"Neurogenesis is a field that doubts itself. Because it has been scorned from the start, its proponents talk most emphatically about what they don’t know, about all the essential questions that remain unanswered. Their modesty is accurate: The purpose of all of our new cells remains obscure. No one knows how experiments done in rodents will relate to humans, or whether neurogenesis is just a small part of our mind’s essential plasticity."
uncertainty  trophins  childhoodstress  children  childhood  lizgould  biology  geniakozorovitskiy  resilience  resiliency  neuronova  jonasfrisén  fernandonottebohm  robertsapolsky  serotonin  prozac  antidepressants  depression  pharmacology  psychiatry  psychology  ronaldduman  michaelkaplan  josephaltman  paskorakic  brucemcewen  christianmirescu  neurogenesis  howwelearn  science  permanence  adaptability  change  ephemeral  observation  scientificmethod  research  stress  poverty  surroundings  environment  primates  marmosets  brain  neuroscience  elizabethgould  via:litherland  2006  ephemerality 
july 2012 by robertogreco
Bassett Blog, 2011/09: Insights from the College Front [Bassett gets it right, but seems to take credit for ideas that predate him & are contrary to some of what he pushed during his first many years at NAIS.]
"The university leaders also confirmed…that 30–40% of the undergrads on anti-depressants, and 10% of girls suffered from eating disorders. While the university leaders were quick to point out that their universities were mirroring national data, it is particularly interesting to me that the students at these colleges had already “won the lottery” by matriculating at places that were nearly impossible to get into for mere mortals, and yet so many were still stressed beyond belief and needing medication (prescribed or, probably in much larger numbers, self-medicating — see the next bullet point).

Footnote to “success-driven parents and college counselors”: beware what you wish for: What we actually do well is place students in the “best match” college, where they will be successful and can pursue interests that will keep them engaged and balanced."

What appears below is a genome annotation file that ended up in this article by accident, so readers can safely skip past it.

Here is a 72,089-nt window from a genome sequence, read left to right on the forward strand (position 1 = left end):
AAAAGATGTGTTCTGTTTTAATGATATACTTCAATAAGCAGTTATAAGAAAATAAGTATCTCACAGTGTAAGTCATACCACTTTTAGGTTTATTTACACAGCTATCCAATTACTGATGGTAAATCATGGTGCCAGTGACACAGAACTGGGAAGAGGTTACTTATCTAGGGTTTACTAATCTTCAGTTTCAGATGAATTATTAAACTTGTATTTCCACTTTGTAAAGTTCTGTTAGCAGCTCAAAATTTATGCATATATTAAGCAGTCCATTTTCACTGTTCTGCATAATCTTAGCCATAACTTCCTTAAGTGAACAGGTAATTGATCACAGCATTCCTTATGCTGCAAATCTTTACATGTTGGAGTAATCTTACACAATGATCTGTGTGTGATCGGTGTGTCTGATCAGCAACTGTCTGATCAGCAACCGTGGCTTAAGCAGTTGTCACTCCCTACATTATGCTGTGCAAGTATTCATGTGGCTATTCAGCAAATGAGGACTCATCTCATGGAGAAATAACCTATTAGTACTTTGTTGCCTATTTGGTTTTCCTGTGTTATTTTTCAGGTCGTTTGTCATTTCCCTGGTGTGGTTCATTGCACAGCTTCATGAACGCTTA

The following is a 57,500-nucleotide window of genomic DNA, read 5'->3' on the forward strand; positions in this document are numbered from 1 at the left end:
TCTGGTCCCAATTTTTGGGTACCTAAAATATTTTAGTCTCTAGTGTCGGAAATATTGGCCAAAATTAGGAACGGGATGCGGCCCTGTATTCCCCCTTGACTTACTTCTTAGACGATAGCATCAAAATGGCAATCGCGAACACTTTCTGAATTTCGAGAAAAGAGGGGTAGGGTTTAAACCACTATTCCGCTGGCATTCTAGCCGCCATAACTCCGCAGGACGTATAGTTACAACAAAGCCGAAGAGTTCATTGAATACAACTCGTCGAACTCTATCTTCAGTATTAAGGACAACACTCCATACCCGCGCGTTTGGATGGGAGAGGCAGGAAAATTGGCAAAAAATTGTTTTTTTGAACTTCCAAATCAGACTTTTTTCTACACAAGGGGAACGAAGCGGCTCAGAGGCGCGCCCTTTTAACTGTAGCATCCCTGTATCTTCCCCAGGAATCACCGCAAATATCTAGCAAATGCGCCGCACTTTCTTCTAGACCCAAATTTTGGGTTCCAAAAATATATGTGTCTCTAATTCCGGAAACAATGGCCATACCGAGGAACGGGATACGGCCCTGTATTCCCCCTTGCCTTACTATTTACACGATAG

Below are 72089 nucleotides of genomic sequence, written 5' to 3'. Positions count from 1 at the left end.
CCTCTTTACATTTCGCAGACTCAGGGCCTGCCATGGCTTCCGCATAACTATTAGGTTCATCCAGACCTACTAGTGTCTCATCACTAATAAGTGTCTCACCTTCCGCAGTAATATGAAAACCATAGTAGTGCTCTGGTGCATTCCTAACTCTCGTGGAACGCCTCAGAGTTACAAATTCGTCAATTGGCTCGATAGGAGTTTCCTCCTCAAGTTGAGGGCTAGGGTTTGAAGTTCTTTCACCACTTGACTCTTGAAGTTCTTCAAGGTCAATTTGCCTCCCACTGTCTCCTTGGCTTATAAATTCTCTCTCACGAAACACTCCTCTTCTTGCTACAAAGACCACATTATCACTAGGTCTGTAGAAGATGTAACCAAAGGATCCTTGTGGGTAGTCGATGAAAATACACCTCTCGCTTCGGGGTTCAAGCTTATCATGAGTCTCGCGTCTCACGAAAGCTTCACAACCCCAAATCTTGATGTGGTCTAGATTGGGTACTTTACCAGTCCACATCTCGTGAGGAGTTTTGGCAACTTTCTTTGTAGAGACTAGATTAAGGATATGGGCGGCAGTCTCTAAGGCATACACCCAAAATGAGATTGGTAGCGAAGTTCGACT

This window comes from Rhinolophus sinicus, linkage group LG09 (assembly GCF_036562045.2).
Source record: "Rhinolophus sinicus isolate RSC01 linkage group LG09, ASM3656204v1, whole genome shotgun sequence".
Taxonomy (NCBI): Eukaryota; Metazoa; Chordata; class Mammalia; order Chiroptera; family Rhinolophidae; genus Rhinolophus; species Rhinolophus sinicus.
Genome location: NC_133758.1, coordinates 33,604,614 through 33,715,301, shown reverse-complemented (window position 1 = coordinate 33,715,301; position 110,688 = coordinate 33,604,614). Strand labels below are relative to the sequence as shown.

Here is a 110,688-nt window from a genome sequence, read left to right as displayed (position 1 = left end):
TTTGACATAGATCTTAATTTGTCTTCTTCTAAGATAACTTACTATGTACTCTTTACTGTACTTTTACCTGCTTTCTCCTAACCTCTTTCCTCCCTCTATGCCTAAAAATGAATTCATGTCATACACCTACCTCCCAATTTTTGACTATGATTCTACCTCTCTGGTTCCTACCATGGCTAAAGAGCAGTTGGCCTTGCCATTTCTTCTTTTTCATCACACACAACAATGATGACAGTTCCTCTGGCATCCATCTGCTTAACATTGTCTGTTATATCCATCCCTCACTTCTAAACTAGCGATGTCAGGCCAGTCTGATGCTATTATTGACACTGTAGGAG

[Also covered: alcohol abuse, demonstrations of learning / digital portfolios, foreign language requirements…]
patbassett  2011  criticalthinking  creativity  communication  admissions  highereducation  highered  collegeadmissions  technology  collaboration  character  antidepressants  students  parenting  education  stress  schools  learning  policy  balance  society  competition  digitalportfolios  nais  alcohol  demonstrationsoflearning  resilience  risktaking  foreignlanguage  languages  fluency  testing  standardizedtesting  self-medication  eatingdisorders  socialnorming 
september 2011 by robertogreco
Placebos Are Getting More Effective. Drugmakers Are Desperate to Know Why.
"It's not only trials of new drugs that are crossing the futility boundary. Some products that have been on the market for decades, like Prozac, are faltering in more recent follow-up tests. In many cases, these are the compounds that, in late '90s, made Big Pharma more profitable than Big Oil. But if these same drugs were vetted now, FDA might not approve some of them. Two comprehensive analyses of antidepressant trials have uncovered a dramatic increase in placebo response since the 1980s. One estimated that the so-called effect size (a measure of statistical significance) in placebo groups had nearly doubled over that time...Ironically, Big Pharma's attempt to dominate the central nervous system has ended up revealing how powerful the brain really is. The placebo response doesn't care if the catalyst for healing is a triumph of pharmacology, a compassionate therapist, or a syringe of salt water. All it requires is a reasonable expectation of getting better. That's potent medicine."
science  neuroscience  placebos  psychology  healthcare  pharmaceuticals  drugs  brain  antidepressants  pharmacology  health  statistics  medicine  research  chemistry 
september 2009 by robertogreco